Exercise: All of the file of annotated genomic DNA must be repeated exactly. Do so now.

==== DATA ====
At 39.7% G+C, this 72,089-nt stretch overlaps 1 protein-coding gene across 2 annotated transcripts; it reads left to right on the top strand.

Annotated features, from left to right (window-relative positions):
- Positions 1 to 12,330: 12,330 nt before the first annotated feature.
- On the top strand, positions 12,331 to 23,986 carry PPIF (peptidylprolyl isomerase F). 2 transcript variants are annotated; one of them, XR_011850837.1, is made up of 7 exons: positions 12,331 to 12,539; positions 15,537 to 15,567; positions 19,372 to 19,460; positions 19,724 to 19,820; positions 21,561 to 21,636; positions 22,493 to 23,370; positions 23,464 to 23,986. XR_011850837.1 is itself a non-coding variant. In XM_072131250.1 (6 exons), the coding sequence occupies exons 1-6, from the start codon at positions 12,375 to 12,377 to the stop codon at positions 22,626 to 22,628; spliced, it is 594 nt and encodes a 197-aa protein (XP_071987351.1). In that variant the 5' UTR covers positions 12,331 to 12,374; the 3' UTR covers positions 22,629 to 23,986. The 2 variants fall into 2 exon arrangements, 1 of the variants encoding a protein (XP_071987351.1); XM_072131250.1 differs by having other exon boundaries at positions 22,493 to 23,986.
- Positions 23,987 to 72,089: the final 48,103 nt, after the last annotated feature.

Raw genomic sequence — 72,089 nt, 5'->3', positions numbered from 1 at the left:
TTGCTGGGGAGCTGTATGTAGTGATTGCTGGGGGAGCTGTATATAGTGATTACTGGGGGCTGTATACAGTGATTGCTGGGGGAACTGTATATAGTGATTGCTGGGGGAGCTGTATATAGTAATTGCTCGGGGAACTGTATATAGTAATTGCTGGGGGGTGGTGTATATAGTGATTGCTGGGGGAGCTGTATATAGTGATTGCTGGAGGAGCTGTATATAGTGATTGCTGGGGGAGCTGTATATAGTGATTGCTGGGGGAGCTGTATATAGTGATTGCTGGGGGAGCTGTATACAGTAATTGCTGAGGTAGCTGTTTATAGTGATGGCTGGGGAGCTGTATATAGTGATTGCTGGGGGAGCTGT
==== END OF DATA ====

At 39.7% G+C, this 72,089-nt stretch overlaps 1 protein-coding gene across 2 annotated transcripts; it reads left to right on the top strand.

Annotated features, from left to right (window-relative positions):
- Positions 1 to 12,330: 12,330 nt before the first annotated feature.
- On the top strand, positions 12,331 to 23,986 carry PPIF (peptidylprolyl isomerase F). 2 transcript variants are annotated; one of them, XR_011850837.1, is made up of 7 exons: positions 12,331 to 12,539; positions 15,537 to 15,567; positions 19,372 to 19,460; positions 19,724 to 19,820; positions 21,561 to 21,636; positions 22,493 to 23,370; positions 23,464 to 23,986. XR_011850837.1 is itself a non-coding variant. In XM_072131250.1 (6 exons), the coding sequence occupies exons 1-6, from the start codon at positions 12,375 to 12,377 to the stop codon at positions 22,626 to 22,628; spliced, it is 594 nt and encodes a 197-aa protein (XP_071987351.1). In that variant the 5' UTR covers positions 12,331 to 12,374; the 3' UTR covers positions 22,629 to 23,986. The 2 variants fall into 2 exon arrangements, 1 of the variants encoding a protein (XP_071987351.1); XM_072131250.1 differs by having other exon boundaries at positions 22,493 to 23,986.
- Positions 23,987 to 72,089: the final 48,103 nt, after the last annotated feature.

Raw genomic sequence — 72,089 nt, 5'->3', positions numbered from 1 at the left:
TTGCTGGGGAGCTGTATGTAGTGATTGCTGGGGGAGCTGTATATAGTGATTACTGGGGGCTGTATACAGTGATTGCTGGGGGAACTGTATATAGTGATTGCTGGGGGAGCTGTATATAGTAATTGCTCGGGGAACTGTATATAGTAATTGCTGGGGGGTGGTGTATATAGTGATTGCTGGGGGAGCTGTATATAGTGATTGCTGGAGGAGCTGTATATAGTGATTGCTGGGGGAGCTGTATATAGTGATTGCTGGGGGAGCTGTATATAGTGATTGCTGGGGGAGCTGTATACAGTAATTGCTGAGGTAGCTGTTTATAGTGATGGCTGGGGAGCTGTATATAGTGATTGCTGGGGGAGCTGT